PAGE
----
Metal bands always have been quick to lend a helping hand. From G.L.U.G.’s support of the Susan L. Blair Memorial Fund to Luxt and the Beat Officers’ periodic Mustard Seed School benefit shows, the metal scene consistently has displayed a remarkable sense of philanthropy.
One such recent display of goodwill is represented in the new series of concerts being held at Iceland ice-skating rink (1430 Del Paso Boulevard, near Arden) through August. The brainchild of Chad Kern, guitarist for local metal act Sinfest, the series is meant to bring attention (and an increased cash flow) to Iceland, a long-standing local business that reportedly is entering dire financial straits. It’s no wonder; the skating facility is essentially part of the old world. It’s a huge, cavernous space decorated with skating trophies, photographs and, in the attached cafe, a corner fireplace. It is representative of the history of the area and the history of an America crumbling to dust in the face of cookie-cutter land-development projects and urban renewal.
Last Friday’s show debuted Iceland the venue with a show by Tiny Monster Invasion, the South Bay metal act Sled and headliners (and series organizers) Sinfest. The scene itself was surreal. For obvious reasons, rinks are very, very cold (not just on the ice, but throughout the entire building). On one side of the rink are carpeted bleachers that overlook the ice. Directly in front of these bleachers, the bands are set up on a makeshift stage directly on the ice, meaning that, if the audience is kept at the temperature of a refrigerator, the bands are in the freezer itself. In essence, the venue could have been a stage set for Happy Days, but rather than a rockabilly band, the ice rink was festooned with cages, glowing skulls and flashing red laser lights.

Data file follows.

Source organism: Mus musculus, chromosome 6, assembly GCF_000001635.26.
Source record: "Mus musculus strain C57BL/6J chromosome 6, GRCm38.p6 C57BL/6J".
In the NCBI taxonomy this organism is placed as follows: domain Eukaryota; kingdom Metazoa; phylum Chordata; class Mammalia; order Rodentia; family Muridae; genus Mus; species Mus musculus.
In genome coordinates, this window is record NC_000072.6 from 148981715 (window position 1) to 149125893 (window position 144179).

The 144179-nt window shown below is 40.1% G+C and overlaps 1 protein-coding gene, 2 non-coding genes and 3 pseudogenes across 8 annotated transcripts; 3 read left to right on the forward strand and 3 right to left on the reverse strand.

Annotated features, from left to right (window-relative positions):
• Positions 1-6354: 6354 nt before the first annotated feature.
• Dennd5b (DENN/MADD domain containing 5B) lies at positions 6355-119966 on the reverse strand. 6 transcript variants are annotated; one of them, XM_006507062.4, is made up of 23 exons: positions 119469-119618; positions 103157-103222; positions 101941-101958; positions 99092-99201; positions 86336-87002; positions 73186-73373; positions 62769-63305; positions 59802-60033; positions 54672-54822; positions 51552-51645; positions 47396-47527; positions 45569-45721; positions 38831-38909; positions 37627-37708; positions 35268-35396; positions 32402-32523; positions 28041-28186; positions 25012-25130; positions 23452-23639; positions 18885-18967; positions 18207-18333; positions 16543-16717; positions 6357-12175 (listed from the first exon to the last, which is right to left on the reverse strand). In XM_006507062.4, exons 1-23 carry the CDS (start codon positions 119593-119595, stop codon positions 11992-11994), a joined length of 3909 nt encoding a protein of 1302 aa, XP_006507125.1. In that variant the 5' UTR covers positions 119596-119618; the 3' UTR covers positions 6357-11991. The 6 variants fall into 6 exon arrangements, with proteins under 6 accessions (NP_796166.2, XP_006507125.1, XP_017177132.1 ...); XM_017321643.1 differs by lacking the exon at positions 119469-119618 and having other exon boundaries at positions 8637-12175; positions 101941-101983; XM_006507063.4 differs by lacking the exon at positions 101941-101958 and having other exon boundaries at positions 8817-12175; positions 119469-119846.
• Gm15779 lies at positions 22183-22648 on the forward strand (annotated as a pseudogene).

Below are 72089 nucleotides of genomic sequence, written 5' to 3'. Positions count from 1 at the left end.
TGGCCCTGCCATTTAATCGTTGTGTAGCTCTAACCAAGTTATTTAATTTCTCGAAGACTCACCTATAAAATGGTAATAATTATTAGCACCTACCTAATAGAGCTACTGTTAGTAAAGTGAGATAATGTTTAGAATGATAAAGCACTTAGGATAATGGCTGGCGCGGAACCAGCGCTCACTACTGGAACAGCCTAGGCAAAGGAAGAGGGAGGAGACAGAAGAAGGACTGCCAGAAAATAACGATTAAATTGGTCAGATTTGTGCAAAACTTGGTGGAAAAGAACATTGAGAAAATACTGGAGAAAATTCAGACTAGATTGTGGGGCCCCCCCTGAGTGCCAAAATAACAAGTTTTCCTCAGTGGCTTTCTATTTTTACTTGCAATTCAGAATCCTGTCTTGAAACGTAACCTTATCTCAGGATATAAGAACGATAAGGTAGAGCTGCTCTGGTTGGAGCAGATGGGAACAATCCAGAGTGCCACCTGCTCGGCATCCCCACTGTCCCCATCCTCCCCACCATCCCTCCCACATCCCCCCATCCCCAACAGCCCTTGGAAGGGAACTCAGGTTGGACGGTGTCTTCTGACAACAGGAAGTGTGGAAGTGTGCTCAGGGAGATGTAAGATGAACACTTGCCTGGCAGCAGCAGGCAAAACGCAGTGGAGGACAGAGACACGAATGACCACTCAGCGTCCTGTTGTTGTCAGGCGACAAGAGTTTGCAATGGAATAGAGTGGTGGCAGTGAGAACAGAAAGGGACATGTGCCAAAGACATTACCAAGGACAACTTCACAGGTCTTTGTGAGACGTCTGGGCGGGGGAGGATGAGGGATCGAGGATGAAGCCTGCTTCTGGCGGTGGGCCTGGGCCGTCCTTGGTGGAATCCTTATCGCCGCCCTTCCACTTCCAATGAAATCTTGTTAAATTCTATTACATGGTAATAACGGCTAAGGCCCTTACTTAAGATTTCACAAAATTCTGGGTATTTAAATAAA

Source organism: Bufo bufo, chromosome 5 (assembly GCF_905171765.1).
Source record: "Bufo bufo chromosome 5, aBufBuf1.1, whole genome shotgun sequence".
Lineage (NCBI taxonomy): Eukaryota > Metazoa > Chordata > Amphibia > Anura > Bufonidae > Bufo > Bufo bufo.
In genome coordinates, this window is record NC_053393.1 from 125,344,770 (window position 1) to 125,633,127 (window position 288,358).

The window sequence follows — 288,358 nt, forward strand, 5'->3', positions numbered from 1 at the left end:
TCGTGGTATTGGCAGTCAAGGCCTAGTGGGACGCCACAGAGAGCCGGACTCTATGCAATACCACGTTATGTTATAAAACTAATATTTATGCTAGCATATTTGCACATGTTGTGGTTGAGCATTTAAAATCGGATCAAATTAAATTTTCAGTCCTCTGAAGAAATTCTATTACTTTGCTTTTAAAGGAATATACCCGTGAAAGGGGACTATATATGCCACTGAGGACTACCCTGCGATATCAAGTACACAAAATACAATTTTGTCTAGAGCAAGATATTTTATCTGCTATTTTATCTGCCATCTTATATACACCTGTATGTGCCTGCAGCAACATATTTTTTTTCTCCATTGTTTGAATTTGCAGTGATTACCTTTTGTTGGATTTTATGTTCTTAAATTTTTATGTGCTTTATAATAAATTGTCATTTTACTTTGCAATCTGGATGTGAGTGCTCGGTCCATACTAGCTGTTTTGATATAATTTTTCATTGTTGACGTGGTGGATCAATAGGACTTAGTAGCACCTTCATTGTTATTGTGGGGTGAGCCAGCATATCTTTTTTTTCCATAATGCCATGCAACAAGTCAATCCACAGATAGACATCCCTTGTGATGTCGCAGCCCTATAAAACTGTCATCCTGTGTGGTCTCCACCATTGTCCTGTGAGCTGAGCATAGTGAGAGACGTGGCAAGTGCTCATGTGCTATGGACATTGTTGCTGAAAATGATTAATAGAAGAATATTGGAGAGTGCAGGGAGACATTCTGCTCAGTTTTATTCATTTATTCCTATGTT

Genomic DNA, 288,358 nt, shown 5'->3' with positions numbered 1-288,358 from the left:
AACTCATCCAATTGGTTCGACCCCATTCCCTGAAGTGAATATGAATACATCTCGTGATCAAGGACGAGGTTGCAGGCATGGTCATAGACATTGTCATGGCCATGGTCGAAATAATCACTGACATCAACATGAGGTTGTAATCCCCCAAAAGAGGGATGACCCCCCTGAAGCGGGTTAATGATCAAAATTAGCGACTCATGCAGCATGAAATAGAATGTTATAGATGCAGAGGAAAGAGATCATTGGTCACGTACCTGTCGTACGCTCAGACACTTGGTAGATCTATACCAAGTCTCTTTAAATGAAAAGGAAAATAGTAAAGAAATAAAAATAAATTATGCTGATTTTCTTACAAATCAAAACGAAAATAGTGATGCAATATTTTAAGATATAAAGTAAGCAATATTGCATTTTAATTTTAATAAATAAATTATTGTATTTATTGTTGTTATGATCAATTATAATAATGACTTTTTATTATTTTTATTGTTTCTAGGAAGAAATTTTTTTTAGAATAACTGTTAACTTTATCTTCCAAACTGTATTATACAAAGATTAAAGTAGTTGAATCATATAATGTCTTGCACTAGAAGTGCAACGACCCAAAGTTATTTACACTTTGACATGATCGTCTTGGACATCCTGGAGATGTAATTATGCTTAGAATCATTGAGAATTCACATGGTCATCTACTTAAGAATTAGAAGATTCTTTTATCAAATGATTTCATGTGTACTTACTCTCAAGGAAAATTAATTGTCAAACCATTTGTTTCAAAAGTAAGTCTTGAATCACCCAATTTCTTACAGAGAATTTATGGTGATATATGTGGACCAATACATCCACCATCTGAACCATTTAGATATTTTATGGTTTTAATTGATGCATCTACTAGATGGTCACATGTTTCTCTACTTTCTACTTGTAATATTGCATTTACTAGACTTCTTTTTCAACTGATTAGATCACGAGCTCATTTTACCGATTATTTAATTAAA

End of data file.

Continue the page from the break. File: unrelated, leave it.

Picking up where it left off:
The stage props are essential to live music at Iceland because the rink isn’t really that conducive to live music per se. The most pressing problem is that the bands are separated from the audience by a half wall and 20 feet of ice. But the props and stage antics can make the music compelling, even from a distance. Furthermore, Sinfest’s Tym Harsh immediately stepped off the stage, carrying his wireless microphone into the audience and walking up and down the stands as if on an afternoon stroll. In this way, he was able to make the gap essentially disappear.
Many of Sacramento’s metal bands understand that audiences expect a “show.” Sinfest is one such band. It performed much of the set in masks, brought its own light show and, at one point, invited a zebra-striped go-go dancer into one of the two cages that stood on the ice in front of the stage. It is comic-book metal mayhem, to be sure, but knowing that and embracing it can make for a compelling visual presentation at the very least.